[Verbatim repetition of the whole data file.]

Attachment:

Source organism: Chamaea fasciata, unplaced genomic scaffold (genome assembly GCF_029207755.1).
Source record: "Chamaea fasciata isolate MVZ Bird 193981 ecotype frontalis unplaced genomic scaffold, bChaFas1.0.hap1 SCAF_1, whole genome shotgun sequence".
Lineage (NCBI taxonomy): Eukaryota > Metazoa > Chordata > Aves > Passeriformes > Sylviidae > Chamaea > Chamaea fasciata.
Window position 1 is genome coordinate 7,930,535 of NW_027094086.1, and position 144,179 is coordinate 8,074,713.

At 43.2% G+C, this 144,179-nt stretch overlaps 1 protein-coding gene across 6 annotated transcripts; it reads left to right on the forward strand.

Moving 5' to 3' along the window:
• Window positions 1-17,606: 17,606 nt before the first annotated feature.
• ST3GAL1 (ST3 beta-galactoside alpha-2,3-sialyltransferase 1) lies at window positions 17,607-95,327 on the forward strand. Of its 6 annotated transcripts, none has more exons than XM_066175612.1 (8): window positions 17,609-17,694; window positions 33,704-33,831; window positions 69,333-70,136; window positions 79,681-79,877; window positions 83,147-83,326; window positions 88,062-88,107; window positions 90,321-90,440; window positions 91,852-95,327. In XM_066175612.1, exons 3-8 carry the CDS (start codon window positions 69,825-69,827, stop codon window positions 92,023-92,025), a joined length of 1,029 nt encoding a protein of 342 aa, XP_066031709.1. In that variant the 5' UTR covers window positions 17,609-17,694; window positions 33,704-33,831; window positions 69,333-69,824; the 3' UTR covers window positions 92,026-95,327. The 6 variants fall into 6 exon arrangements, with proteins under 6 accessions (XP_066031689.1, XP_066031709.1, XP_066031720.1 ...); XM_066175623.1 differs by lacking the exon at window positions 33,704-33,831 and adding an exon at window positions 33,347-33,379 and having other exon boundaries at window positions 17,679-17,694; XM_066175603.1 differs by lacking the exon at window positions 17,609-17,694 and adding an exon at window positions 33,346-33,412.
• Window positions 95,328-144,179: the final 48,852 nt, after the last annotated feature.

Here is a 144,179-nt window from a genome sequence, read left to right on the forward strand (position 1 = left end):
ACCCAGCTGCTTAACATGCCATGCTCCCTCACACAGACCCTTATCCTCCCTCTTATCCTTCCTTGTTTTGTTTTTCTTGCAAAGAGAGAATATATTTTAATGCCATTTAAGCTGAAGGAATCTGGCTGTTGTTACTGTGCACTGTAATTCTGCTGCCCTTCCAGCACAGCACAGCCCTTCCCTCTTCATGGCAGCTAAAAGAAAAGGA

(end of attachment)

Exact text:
Source organism: Chamaea fasciata, unplaced genomic scaffold (genome assembly GCF_029207755.1).
Source record: "Chamaea fasciata isolate MVZ Bird 193981 ecotype frontalis unplaced genomic scaffold, bChaFas1.0.hap1 SCAF_1, whole genome shotgun sequence".
Lineage (NCBI taxonomy): Eukaryota > Metazoa > Chordata > Aves > Passeriformes > Sylviidae > Chamaea > Chamaea fasciata.
Window position 1 is genome coordinate 7,930,535 of NW_027094086.1, and position 144,179 is coordinate 8,074,713.

At 43.2% G+C, this 144,179-nt stretch overlaps 1 protein-coding gene across 6 annotated transcripts; it reads left to right on the forward strand.

Moving 5' to 3' along the window:
• Window positions 1-17,606: 17,606 nt before the first annotated feature.
• ST3GAL1 (ST3 beta-galactoside alpha-2,3-sialyltransferase 1) lies at window positions 17,607-95,327 on the forward strand. Of its 6 annotated transcripts, none has more exons than XM_066175612.1 (8): window positions 17,609-17,694; window positions 33,704-33,831; window positions 69,333-70,136; window positions 79,681-79,877; window positions 83,147-83,326; window positions 88,062-88,107; window positions 90,321-90,440; window positions 91,852-95,327. In XM_066175612.1, exons 3-8 carry the CDS (start codon window positions 69,825-69,827, stop codon window positions 92,023-92,025), a joined length of 1,029 nt encoding a protein of 342 aa, XP_066031709.1. In that variant the 5' UTR covers window positions 17,609-17,694; window positions 33,704-33,831; window positions 69,333-69,824; the 3' UTR covers window positions 92,026-95,327. The 6 variants fall into 6 exon arrangements, with proteins under 6 accessions (XP_066031689.1, XP_066031709.1, XP_066031720.1 ...); XM_066175623.1 differs by lacking the exon at window positions 33,704-33,831 and adding an exon at window positions 33,347-33,379 and having other exon boundaries at window positions 17,679-17,694; XM_066175603.1 differs by lacking the exon at window positions 17,609-17,694 and adding an exon at window positions 33,346-33,412.
• Window positions 95,328-144,179: the final 48,852 nt, after the last annotated feature.

Here is a 144,179-nt window from a genome sequence, read left to right on the forward strand (position 1 = left end):
ACCCAGCTGCTTAACATGCCATGCTCCCTCACACAGACCCTTATCCTCCCTCTTATCCTTCCTTGTTTTGTTTTTCTTGCAAAGAGAGAATATATTTTAATGCCATTTAAGCTGAAGGAATCTGGCTGTTGTTACTGTGCACTGTAATTCTGCTGCCCTTCCAGCACAGCACAGCCCTTCCCTCTTCATGGCAGCTAAAAGAAAAGGA